The last week or so has been a bit odd as I’ve found myself, at the age of 36, finally getting into Minecraft for the first time. I suppose this is an appropriate time to get started – if we’re all going to be stuck inside all day, we may as well escape to a virtual outdoors (or, as the case may be, a gargantuan virtual mineshaft).
I started playing, naturally enough, because many of my online friends – mostly the community around the now dormant Idle Thumbs podcast – began playing. This all started last week when one of the erstwhile hosts of Idle Thumbs, Nick Breckon, streamed a tour through all of the previous Minecraft worlds, eight in total, created by past members of the Idle Thumbs community. It was strange and beautiful and a little sad touring through these dense and intricate worlds, filled with huge monuments, humble homes, and gratuitous in-jokes – like touring a city after the rapture, suddenly emptied of people but still in pristine condition, like looking at a photograph of a person who was born, who lived, who died, all a long time ago.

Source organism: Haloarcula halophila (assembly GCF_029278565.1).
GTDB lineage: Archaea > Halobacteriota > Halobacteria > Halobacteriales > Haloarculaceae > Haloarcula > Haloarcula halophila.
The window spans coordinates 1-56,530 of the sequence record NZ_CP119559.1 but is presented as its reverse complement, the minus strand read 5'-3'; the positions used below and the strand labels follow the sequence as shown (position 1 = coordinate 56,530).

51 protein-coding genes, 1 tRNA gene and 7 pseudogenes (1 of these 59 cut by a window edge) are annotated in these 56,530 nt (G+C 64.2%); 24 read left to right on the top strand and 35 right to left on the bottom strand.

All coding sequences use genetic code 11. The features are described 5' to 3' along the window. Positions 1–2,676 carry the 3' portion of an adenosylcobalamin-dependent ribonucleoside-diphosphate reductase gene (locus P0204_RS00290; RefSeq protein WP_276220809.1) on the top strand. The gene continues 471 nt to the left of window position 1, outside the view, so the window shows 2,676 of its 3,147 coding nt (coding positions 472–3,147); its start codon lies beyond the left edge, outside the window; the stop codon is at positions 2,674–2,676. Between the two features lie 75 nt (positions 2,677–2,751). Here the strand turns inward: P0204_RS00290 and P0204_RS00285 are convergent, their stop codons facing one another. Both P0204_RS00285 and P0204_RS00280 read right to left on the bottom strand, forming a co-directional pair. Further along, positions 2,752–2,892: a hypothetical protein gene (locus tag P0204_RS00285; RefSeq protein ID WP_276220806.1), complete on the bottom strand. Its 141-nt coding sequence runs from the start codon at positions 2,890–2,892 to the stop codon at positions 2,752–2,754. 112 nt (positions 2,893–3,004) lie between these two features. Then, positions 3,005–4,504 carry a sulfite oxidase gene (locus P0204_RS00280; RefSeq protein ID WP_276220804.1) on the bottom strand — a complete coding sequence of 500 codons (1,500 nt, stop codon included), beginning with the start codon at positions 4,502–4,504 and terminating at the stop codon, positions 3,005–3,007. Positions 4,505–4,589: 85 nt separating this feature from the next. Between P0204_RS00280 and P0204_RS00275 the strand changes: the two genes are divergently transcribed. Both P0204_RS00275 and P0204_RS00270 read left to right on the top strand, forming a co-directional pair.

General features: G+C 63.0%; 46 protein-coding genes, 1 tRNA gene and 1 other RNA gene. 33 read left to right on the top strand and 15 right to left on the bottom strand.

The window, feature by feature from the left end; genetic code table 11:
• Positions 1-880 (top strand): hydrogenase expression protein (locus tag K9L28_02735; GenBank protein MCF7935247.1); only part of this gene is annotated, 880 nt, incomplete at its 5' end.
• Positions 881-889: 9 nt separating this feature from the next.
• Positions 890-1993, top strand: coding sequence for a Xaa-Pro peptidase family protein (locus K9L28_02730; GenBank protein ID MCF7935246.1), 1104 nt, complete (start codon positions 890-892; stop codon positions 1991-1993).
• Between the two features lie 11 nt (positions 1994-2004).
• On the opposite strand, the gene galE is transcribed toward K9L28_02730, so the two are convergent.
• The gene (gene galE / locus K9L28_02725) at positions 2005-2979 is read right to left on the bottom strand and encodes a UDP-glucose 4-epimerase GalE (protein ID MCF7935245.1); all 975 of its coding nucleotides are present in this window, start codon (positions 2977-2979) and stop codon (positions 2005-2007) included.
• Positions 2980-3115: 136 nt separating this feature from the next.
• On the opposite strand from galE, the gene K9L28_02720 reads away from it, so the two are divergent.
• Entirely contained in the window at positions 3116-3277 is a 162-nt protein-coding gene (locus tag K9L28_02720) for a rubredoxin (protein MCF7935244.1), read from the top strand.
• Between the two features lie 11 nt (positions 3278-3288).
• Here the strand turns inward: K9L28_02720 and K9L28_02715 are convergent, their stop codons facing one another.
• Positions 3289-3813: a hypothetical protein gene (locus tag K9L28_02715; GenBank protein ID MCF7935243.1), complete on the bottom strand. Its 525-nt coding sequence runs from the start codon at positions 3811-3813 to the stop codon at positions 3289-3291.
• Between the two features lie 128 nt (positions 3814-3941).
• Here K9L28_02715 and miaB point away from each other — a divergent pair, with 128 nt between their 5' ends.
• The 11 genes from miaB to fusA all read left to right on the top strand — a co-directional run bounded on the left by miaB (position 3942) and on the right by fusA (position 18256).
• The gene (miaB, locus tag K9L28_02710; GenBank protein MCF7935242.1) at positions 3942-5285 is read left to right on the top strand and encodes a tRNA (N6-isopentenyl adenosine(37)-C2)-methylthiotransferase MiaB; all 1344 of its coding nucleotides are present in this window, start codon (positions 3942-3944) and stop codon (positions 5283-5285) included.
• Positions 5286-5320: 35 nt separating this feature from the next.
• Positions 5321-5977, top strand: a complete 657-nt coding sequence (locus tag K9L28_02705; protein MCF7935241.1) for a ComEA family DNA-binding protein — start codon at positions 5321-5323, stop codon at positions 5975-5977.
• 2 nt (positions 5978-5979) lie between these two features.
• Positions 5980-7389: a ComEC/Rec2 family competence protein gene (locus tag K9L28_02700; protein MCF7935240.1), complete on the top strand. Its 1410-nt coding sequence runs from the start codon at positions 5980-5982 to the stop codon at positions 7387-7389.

I’ve been taken by surprise by how quickly and strongly the experience of playing Minecraft has grabbed me. As with most people who spend their time attempting game development, I seem to seldom find myself able to make time to actually play them – and Minecraft has, somehow, become a big exception. While Minecraft is notorious for being compelling, many games with the same reputation tend to leave me cold – though in all cases having friends to play with helps. As with any instance where I find myself strongly compelled by an experience, though, I have to wonder exactly what need it is fulfilling – after all, when one keeps returning to the well it’s only reasonable to conclude that one is thirsty. There are a few reasons which are obvious and not really worth addressing in depth as they’re so commonplace – a sense of communal participation, a form of steady progress and outlet for creativity, a virtual place to relax where the outside world cannot intrude, much virtual ink has been spilled about these appeals – but obvious traits are the most readily emulated and made available in other similar games, so I’m left to wonder what it is about the community, the progress, the creativity, the relaxation that is unique to Minecraft.